Amid a row of fancy cars and people walking in the most expensive designer labels, Radhika Khandelwal is taking people a little back in time. At her restaurant Fig and Maple in GK II, the beautiful terrace is home to quite a few herbs and vegetables including butterfly pea, bottle gourd, pumpkin leaf, eggplant, tomatoes, curry leaves, tinda (Indian squash) and onions. And more often than not, herbs and vegetables grown here, find a way into the plates, absolutely fresh.

The rest of the produce comes from farms such as Krishi Cress, Tijara Farms and a few more across the city and neighbouring places. It is ultimately about going back to basics and that’s what we’re striving for. It’s something like three generations they messed up and now we’re going back to it. Often when we get things like millets into our kitchens, my boys point out how the same have always been grown in their village. Similarly, amaranth leaves which were earlier considered cow fodder is now treated as a replacement for arugula leaves, says Khandelwal whose kitchen functions on the zero-waste theory. So, the potato skins become a bar snack and the lemon peels go into the artisanal cocktails. I still do random dustbin checks and make my staff aware of the amount of waste we generate, she says.

Similarly, at The LaLit Delhi’s Oko restaurant, vegetables are sourced from organic farmlands with few exceptions. While a lot of these come from local vendors and from other LaLit Farms across, at the Delhi property, there is lemongrass, sweet basil, hot basil, galangal, kaffir lime, krachai root, and turmeric. We started this initiative about a decade ago. Our Bekal property has a human body garden which grows a variety of herbs, fruits and vegetables that are good for those particular organs. It is good to see guests becoming more aware and appreciating it more in the last few years, says Keshav Suri, executive director, The Lalit Suri Hospitality Group.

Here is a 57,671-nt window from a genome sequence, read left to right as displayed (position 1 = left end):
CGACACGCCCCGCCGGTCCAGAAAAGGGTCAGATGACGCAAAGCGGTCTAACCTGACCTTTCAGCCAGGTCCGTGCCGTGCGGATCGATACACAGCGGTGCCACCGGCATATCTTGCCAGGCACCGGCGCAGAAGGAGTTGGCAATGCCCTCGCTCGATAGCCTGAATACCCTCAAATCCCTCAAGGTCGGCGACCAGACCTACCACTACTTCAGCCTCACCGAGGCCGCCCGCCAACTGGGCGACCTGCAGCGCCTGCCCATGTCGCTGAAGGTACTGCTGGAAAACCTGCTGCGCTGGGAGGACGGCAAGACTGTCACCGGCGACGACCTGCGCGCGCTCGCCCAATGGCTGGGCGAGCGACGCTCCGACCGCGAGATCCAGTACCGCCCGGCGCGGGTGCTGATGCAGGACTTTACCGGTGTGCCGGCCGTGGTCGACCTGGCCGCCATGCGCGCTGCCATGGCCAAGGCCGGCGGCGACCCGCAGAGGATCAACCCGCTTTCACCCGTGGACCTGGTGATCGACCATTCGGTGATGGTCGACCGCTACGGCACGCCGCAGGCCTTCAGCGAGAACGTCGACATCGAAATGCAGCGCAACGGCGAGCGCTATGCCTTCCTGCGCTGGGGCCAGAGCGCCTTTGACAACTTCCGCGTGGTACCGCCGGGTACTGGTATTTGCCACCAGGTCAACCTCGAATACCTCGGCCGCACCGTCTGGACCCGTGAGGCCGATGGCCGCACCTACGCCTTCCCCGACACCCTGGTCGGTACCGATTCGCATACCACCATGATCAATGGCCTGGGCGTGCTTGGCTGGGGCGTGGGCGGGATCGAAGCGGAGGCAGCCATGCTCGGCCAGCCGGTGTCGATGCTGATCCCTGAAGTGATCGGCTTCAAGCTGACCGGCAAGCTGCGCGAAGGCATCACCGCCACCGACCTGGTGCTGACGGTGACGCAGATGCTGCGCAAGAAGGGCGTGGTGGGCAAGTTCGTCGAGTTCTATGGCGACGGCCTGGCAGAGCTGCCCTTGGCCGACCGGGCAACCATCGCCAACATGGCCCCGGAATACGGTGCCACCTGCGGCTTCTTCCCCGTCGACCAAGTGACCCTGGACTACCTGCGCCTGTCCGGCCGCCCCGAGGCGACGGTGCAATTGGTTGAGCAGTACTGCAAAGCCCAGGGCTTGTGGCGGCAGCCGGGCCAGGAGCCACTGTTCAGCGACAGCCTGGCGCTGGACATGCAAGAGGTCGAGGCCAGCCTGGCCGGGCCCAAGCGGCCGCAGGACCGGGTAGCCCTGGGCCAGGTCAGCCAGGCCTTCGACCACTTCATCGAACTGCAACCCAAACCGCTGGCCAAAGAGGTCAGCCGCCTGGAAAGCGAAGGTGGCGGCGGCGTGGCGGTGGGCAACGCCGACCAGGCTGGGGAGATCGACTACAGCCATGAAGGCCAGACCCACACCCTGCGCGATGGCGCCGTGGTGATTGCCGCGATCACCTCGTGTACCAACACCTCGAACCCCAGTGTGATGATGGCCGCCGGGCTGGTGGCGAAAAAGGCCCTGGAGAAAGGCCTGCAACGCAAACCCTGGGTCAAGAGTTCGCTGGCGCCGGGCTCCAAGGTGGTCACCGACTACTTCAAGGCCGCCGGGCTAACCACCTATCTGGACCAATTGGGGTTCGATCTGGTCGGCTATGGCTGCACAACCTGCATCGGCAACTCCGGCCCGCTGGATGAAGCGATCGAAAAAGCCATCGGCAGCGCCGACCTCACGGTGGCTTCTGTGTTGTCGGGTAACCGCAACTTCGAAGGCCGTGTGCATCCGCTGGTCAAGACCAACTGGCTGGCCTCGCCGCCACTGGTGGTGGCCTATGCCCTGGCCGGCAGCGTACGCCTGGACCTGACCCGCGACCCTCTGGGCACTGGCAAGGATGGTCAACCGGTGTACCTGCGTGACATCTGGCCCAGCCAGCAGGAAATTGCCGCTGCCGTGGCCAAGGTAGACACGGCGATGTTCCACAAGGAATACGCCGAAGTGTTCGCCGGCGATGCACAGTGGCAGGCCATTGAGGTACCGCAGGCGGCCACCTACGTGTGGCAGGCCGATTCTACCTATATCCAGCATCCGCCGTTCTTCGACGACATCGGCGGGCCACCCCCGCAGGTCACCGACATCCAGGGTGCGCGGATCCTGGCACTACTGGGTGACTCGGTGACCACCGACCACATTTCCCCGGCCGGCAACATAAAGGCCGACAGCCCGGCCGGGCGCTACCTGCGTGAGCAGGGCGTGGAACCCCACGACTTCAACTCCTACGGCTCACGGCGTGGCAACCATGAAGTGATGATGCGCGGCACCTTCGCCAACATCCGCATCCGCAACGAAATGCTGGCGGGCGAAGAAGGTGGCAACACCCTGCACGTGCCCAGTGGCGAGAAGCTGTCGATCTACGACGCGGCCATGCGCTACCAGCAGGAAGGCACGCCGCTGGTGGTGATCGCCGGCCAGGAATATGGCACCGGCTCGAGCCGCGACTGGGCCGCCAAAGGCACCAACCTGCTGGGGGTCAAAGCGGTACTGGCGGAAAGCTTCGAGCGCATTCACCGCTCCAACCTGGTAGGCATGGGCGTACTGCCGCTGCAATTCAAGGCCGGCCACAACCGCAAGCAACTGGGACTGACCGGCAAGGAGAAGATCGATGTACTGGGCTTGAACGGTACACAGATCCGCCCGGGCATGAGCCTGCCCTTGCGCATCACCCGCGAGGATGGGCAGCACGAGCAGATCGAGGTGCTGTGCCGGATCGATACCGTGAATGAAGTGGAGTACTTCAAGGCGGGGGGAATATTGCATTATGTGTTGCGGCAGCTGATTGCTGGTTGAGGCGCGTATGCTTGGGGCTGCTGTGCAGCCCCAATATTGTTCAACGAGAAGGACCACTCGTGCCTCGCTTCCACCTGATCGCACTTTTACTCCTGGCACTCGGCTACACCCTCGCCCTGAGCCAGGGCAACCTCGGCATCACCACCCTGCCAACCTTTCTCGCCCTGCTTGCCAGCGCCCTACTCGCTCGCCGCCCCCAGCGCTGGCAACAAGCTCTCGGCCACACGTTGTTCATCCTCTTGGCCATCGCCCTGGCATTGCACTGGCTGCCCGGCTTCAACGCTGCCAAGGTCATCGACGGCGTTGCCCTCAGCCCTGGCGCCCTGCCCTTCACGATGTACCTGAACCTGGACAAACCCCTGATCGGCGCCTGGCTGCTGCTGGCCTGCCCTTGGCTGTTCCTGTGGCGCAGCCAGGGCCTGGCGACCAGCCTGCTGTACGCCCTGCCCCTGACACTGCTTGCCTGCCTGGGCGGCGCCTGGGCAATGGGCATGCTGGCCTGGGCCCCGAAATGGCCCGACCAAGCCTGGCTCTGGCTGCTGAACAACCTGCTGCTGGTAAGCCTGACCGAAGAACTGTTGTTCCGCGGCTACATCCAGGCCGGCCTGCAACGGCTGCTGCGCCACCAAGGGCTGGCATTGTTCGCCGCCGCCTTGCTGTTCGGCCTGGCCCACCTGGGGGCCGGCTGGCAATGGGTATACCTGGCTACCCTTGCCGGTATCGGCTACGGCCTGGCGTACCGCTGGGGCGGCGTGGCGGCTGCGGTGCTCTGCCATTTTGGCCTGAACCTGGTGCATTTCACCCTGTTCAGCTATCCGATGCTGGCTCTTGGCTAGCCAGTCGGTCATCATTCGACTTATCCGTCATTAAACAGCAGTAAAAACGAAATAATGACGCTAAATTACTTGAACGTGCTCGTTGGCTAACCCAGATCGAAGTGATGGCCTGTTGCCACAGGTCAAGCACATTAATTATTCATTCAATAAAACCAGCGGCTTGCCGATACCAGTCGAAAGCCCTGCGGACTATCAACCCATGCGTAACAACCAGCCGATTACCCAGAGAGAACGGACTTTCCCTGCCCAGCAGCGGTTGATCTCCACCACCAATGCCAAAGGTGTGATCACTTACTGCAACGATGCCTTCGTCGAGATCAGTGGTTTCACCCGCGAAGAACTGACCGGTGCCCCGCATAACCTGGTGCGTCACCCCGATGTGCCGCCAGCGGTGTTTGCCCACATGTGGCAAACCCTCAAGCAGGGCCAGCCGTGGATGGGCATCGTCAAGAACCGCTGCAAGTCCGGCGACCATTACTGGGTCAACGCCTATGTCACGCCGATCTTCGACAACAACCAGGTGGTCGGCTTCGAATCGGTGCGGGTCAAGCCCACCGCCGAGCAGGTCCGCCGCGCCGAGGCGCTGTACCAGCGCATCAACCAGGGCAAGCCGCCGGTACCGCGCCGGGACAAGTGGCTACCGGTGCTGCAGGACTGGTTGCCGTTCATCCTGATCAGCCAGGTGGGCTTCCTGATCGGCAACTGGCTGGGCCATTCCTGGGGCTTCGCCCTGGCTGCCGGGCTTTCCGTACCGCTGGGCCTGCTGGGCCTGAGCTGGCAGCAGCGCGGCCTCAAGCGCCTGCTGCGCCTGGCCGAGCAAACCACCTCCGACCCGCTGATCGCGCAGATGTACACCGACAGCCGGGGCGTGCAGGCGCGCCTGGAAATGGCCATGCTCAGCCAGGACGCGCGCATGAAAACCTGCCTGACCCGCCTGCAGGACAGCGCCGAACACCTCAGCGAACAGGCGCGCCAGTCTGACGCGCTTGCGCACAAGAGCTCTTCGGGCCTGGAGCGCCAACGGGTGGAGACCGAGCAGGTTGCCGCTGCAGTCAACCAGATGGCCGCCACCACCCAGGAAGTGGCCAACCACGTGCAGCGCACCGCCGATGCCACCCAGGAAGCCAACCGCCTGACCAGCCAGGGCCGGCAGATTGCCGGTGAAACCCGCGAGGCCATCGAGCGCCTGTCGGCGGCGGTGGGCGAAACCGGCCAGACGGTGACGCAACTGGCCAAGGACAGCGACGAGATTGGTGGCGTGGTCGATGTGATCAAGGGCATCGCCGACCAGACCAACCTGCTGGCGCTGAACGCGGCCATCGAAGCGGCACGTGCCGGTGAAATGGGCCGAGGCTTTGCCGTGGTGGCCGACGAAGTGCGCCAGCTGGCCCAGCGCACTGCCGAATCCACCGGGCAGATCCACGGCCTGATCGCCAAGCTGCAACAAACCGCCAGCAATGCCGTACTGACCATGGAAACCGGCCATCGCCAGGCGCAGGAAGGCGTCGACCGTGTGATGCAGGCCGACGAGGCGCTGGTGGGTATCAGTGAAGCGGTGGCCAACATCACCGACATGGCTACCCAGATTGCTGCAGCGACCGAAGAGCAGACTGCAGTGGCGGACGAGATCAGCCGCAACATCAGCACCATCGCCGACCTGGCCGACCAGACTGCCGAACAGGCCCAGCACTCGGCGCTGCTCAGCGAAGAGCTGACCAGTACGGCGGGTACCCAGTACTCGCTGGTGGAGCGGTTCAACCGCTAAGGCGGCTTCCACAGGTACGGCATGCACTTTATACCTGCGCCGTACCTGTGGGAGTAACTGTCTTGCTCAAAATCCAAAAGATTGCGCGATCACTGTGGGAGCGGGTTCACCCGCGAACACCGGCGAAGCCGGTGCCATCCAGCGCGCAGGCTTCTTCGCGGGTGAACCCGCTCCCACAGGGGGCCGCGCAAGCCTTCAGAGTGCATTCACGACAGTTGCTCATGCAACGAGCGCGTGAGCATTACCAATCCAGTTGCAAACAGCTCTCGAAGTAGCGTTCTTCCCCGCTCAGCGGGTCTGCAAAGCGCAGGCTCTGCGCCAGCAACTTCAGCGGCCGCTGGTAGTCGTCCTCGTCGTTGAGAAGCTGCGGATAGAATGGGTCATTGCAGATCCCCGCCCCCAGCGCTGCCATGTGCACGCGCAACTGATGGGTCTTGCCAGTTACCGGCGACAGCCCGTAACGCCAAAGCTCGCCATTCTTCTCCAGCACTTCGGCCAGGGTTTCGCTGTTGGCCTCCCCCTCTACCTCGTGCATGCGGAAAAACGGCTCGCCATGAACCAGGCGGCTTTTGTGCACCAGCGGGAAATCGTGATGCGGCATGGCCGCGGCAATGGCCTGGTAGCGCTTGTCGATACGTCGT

The future is clearly bright with health finally becoming a priority. In general people are becoming more conscious of what they wear, eat and drink. There is an ever-growing demand for farm fresh items. People come to our farm for tours so it’s more of an experience, says Anand.

That is perhaps why a concept restaurant like Artisan Lab Cafe is doing so well in the city. Following the Friends of the Earth’ theory, which promotes the sustainable use of earth’s resources, the cafe’s menu is seasonal and largely plant based, yet features a carefully considered selection of meat, fish and dairy.

Neimat Sethi, co-founder and head chef at Artisan Lab Café, says, We use only locally sourced ingredients, organic fruits and vegetables, homegrown herbs, and all our milk is A2 grade lactose-free. Plastics have no place in our planet, and this applies at Artisan Lab Cafe too.


It has taken us a few generations to realise eating fresh and chemical free is what will save us from an impending health crisis and that’s perhaps why we’re paying a huge cost for this. Farm to table doesn’t come cheap but restaurateurs and consumers both are not hesitating from shelling out that extra buck. It also means supporting and encouraging small-time local farmers.

Isn’t it our responsibility to contribute to small scale agriculture as compared to industrial agriculture, says Khandelwal accepting that it does cost more. Adds Sethi , Farm to table is a rapidly growing culture. It focuses on fresh and delicious produce and moreover it is environmentally friendly. It empowers local farmers which then boosts the local economy.